The President’s first three likes have been absent from his page so far. No African Americans. No Latinos. And no women. Therefore the three groups are Mr. Obama’s baseline—or rather backbone of his support chain. The President is confident in curtailing the minority vote, so we have seen only majority types so far. It should be safe to say, minorities are largely responsible for Mr. Obama’s election. They will be this time too, only, incumbent Obama must think they will vote less this time, and that’s why we find the target audience quite different around the “DONATE” box.
Joe Biden is certainly a politician as listed, but are we to think of Michelle Obama as a “Public Figure” because she is a girl or what? And so I ask the Obama Campaign, in what way is the First Lady not a politician? Perhaps through semiotics, we’ve discovered the liberals aren’t as liberal with their thinking as advertised.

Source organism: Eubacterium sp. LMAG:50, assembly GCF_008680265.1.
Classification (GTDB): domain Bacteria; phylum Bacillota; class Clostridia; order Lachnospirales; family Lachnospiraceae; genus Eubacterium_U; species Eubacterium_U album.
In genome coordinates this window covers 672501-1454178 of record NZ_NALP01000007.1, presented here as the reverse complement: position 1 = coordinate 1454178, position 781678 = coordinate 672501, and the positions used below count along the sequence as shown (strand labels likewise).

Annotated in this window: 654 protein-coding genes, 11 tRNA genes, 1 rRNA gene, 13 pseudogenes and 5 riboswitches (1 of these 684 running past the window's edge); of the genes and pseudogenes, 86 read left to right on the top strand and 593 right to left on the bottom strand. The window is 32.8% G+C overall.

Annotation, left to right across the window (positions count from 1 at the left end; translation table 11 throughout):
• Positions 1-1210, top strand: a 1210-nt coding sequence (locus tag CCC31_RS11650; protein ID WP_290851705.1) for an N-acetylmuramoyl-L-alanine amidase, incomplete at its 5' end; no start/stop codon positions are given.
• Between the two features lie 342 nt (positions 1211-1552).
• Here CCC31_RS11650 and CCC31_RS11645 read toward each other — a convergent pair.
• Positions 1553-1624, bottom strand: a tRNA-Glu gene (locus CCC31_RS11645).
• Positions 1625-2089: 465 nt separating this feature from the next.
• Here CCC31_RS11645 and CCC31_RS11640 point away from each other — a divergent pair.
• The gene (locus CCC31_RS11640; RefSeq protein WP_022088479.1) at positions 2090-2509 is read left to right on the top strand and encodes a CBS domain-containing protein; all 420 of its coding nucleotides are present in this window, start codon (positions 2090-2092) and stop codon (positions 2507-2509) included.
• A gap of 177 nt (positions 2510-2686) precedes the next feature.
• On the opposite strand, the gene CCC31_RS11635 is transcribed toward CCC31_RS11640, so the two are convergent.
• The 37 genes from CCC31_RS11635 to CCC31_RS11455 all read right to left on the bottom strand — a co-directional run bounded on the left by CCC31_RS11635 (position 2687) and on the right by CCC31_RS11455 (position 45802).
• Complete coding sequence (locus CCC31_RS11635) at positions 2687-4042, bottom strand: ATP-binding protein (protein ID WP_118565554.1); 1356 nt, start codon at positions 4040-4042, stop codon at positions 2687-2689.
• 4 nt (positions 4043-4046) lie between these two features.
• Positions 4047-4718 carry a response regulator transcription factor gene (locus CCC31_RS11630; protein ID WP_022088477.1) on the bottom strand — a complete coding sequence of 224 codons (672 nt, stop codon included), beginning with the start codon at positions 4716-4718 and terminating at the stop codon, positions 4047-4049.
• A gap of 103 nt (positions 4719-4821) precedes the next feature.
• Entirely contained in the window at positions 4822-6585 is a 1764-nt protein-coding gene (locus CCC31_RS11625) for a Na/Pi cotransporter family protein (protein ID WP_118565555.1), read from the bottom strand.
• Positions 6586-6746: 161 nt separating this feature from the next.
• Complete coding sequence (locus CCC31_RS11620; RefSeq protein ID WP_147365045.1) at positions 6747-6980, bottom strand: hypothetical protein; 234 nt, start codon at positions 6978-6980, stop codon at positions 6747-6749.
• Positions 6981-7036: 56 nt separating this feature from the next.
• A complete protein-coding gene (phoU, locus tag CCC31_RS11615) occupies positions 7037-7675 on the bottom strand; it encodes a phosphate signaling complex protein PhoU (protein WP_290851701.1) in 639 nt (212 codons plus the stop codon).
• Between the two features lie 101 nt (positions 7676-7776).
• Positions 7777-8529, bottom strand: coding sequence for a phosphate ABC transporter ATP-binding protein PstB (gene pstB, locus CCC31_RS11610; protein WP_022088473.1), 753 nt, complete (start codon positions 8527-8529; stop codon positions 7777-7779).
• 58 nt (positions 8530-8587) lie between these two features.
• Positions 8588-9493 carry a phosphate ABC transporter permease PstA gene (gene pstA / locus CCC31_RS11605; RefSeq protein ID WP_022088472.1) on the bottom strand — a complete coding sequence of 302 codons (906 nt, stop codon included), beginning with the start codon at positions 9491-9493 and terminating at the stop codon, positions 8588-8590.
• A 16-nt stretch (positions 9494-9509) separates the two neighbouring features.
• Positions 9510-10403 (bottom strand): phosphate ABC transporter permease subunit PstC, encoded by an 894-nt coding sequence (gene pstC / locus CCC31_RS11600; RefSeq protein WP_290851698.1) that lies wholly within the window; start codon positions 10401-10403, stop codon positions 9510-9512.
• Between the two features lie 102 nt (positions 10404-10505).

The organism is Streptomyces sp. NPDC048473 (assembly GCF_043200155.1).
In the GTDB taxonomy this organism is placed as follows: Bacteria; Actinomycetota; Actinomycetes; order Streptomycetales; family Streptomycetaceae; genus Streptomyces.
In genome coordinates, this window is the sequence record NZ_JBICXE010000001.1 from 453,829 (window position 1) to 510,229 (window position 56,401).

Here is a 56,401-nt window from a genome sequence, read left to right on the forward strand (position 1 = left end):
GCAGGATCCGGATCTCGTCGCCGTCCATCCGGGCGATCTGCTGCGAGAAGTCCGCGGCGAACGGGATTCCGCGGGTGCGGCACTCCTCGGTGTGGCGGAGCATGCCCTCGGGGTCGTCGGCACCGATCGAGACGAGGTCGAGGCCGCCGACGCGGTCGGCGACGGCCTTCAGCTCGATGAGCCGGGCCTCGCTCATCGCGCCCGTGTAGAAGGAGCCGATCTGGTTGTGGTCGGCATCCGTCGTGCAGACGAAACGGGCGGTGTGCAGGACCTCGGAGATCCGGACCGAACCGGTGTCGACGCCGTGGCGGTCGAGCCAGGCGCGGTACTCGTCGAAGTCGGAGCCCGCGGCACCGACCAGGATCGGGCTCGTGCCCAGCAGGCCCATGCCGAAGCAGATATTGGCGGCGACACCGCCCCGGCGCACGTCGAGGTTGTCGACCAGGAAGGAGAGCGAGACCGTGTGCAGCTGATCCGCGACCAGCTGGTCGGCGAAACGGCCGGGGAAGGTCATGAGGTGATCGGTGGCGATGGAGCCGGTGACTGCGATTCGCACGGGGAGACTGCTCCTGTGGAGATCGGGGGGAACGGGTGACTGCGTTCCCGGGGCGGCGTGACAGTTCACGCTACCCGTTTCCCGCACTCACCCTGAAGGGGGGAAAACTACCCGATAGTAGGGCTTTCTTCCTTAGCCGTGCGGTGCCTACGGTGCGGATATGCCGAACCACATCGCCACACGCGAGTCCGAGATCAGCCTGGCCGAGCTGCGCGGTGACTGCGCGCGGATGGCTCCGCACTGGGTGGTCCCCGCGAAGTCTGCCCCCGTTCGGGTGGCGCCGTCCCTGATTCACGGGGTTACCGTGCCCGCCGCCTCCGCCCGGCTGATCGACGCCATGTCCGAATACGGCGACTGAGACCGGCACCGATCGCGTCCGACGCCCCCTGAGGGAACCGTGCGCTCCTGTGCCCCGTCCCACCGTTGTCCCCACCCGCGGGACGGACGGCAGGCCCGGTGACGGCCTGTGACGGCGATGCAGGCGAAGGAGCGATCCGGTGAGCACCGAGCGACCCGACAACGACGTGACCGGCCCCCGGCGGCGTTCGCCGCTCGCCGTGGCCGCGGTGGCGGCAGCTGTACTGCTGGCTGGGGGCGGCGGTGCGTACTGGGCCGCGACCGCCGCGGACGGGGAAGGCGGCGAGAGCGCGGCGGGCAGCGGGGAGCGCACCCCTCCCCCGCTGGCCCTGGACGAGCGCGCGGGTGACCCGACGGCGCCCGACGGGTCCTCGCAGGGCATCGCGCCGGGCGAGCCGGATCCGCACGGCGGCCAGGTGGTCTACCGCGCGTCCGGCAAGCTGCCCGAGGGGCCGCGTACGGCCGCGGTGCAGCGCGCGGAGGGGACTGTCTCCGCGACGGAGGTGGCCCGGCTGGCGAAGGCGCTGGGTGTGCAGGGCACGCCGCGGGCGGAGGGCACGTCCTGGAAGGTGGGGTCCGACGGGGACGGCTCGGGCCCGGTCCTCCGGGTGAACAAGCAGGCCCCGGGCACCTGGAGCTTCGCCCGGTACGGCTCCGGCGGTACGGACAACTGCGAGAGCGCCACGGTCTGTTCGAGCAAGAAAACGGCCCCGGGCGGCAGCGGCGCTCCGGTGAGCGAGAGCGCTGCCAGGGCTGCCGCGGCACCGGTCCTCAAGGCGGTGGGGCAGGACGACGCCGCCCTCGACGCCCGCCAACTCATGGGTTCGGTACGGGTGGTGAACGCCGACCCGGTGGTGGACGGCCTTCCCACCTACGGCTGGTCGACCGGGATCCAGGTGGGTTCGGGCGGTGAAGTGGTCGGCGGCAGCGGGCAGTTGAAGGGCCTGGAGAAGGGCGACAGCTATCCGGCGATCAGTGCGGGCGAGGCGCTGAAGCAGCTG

Barack Obama added a milestone from October 3, 1992 to his timeline: Barrack Obama marries Michelle Robinson in Chicago.
The photo is the first of his wife on Mr. Obama’s page so far. It is also photo-shopped heavily, forcing the image into a nostalgic, old-school antiquity; for theirs is a love born of tradition and long lasting from the past—the family man, the traditional man, and the smiling man is presented again.
I found another example of the forced nostalgia. This one comes from 1992 on the President’s facebook.com timeline:
23 hours ago
“A warm welcome from a fellow ice cream fan in Cedar Rapids today.”
91, 114 like this 4,602 comments